Help Reduce the Risk of Stroke with Remote Patient Monitoring

Jun 1, 2021 | Insights & Resources

By Jim Reilly, Vice President, Healthcare Division

Stroke is a leading cause of disability, cognitive impairment, and death in the United States, accounting for approximately 1.7% of the nation’s health expenditures.1 The total cost associated with stroke is estimated to be $103.50 billion annually, and these numbers are expected to rise dramatically due to the aging population. Over the next half-century, stroke costs in the U.S. are projected to exceed 2.2 trillion dollars.1-2 As the economic burden of stroke continues to grow over the next several decades, further efforts to increase stroke prevention are not only critical but are necessary.

The good news is that evidence suggests 80% of strokes are preventable. One key factor in preventing stroke is blood pressure control. Blood pressure control and hypertension management have been shown to reduce stroke risk and are major components of stroke prevention strategies.1

The Role of Remote Patient Monitoring for Blood Pressure Control and Hypertension Management

The use of remote patient monitoring (RPM) has been shown to substantially improve blood pressure control and hypertension management. A study published in The Journal of the American Medical Association (JAMA) found home blood pressure telemonitoring combined with pharmacological management significantly lowered blood pressure for up to 24 months.3

Research published by the American Heart Association demonstrated that remote patient monitoring (RPM) was able to substantially reduce systolic blood pressure (SBP) and diastolic blood pressure (DBP) compared to usual care and self-monitoring alone. Furthermore, the American Heart Association supports initiatives that increase access to and incentivize the use of evidence-based RPM technologies.4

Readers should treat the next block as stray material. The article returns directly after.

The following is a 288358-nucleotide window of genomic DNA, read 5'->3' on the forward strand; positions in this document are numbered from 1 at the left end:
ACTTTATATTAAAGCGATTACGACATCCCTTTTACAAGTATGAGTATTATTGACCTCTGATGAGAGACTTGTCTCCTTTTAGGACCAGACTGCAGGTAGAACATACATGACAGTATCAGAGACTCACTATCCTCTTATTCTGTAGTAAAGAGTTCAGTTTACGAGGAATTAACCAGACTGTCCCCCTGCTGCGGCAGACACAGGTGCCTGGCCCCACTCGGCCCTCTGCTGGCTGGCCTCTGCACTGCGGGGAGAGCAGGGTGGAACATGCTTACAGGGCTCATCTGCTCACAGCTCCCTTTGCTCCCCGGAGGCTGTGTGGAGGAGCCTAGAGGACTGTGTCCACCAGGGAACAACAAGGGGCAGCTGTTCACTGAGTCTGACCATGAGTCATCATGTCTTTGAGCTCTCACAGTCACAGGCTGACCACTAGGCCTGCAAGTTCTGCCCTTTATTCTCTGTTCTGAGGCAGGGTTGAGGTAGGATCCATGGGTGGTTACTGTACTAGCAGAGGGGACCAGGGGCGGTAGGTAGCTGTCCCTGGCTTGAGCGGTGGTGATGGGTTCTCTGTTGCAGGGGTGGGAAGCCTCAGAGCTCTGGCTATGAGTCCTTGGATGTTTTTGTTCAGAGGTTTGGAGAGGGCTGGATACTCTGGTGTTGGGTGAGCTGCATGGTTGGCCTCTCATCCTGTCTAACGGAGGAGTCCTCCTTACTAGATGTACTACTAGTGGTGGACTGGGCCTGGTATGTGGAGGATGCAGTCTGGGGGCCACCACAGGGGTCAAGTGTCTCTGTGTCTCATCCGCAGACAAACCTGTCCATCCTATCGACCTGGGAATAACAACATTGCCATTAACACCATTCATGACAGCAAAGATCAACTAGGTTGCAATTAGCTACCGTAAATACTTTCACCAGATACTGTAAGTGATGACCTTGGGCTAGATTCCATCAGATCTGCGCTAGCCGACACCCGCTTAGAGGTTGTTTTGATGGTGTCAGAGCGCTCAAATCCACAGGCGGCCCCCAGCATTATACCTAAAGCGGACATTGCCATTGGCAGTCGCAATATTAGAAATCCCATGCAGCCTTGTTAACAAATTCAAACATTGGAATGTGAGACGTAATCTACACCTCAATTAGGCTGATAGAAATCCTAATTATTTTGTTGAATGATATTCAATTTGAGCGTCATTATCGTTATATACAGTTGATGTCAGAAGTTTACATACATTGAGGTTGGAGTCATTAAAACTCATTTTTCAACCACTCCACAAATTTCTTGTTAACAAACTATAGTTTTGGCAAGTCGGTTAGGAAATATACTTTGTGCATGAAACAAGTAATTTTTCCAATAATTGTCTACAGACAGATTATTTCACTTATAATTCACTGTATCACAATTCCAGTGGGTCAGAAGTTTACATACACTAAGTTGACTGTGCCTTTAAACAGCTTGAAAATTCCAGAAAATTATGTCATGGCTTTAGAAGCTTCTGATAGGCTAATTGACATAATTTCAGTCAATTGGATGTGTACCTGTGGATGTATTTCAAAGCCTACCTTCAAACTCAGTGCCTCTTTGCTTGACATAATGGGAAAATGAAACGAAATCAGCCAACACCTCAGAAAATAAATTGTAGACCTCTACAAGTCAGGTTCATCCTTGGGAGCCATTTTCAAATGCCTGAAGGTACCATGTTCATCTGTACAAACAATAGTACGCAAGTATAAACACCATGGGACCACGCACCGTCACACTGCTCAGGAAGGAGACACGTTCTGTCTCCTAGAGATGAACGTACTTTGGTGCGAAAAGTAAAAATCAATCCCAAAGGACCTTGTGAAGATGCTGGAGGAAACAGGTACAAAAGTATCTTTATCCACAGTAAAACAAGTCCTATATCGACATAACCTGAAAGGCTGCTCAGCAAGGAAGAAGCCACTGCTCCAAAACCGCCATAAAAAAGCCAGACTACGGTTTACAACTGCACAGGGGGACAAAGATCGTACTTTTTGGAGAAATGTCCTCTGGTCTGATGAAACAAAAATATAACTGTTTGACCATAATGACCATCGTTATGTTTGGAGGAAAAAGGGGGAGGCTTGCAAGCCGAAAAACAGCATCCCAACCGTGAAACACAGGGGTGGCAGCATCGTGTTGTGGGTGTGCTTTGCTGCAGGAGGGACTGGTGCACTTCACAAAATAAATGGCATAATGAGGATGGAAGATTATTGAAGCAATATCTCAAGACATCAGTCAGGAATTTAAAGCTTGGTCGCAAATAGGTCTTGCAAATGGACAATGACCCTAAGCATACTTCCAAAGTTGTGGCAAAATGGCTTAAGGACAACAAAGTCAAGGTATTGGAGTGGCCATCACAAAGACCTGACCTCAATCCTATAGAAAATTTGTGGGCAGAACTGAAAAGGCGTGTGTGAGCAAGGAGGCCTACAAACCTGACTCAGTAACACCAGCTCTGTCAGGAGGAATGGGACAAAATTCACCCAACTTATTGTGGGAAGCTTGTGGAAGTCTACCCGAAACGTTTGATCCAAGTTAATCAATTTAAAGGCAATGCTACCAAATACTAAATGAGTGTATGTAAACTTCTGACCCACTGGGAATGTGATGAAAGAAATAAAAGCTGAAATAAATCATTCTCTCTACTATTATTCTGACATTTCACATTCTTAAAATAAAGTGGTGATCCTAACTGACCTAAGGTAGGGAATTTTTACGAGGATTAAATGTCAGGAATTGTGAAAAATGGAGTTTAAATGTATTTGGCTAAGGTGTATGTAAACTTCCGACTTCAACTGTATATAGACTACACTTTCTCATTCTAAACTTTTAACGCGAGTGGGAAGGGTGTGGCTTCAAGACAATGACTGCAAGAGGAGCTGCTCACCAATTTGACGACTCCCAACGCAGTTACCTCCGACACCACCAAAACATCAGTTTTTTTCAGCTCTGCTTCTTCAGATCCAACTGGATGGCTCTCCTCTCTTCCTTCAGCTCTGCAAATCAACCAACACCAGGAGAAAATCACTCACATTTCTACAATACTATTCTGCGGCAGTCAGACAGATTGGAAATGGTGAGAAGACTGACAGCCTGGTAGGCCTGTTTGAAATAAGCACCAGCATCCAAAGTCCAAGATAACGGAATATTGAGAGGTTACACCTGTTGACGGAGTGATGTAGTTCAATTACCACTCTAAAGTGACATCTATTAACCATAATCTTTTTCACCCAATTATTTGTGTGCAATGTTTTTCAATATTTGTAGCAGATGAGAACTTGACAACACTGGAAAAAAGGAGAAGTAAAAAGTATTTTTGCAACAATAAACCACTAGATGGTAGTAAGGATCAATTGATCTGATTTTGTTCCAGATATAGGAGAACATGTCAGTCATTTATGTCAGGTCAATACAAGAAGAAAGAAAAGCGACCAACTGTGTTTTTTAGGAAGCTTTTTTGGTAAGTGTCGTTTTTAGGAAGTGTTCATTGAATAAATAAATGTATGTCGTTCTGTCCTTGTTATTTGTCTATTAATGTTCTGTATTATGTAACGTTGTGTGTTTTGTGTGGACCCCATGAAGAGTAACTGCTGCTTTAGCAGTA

In addition to improving blood pressure control and hypertension management, RPM has been shown to address common issues that occur within the office-based setting, such as getting an accurate blood pressure reading. Often referred to as the “white coat syndrome,” a significant number of patients experience elevated blood pressure when in a clinical setting, which can make hypertension more challenging to accurately diagnose. Inadequate measurement technique and measurement bias may also contribute to inaccurate office-based blood pressure readings. RPM addresses these challenges by providing:5

  • Better Monitoring: Frequent blood pressure monitoring over extended periods of time provide a more accurate assessment of a patient’s blood pressure and risk of potential cardiovascular events.
  • Earlier Interventions: Access to patients’ daily blood pressure readings helps providers better assess and make adjustments in treatment, as necessary.
  • More Comprehensive Treatment: RPM can signal the effectiveness of treatment and prompt earlier changes in therapy to get blood pressure under control faster.5

RPM provides increased visibility into patient adherence enabling a more comprehensive view of a patient’s health over time. It gives providers the ability to review and analyze patients’ daily vitals while receiving actionable health data to triage and treat patients faster. RPM enables providers to deliver more effective, preventive and acute care, resulting in fewer hospitalizations, better outcomes and reduced costs.

References:

  1. https://www.ahajournals.org/doi/pdf/10.1161/STR.0b013e31829734f2
  2. https://www.aan.com/PressRoom/home/PressRelease/401
  3. https://jamanetwork.com/journals/jamanetworkopen/fullarticle/2701733
  4. https://www.heart.org/en/health-topics/high-blood-pressure/the-facts-about-high-blood-pressure/what-is-high-blood-pressure
  5. https://www.ama-assn.org/system/files/2018-12/digital-health-implementation-playbook.pdf
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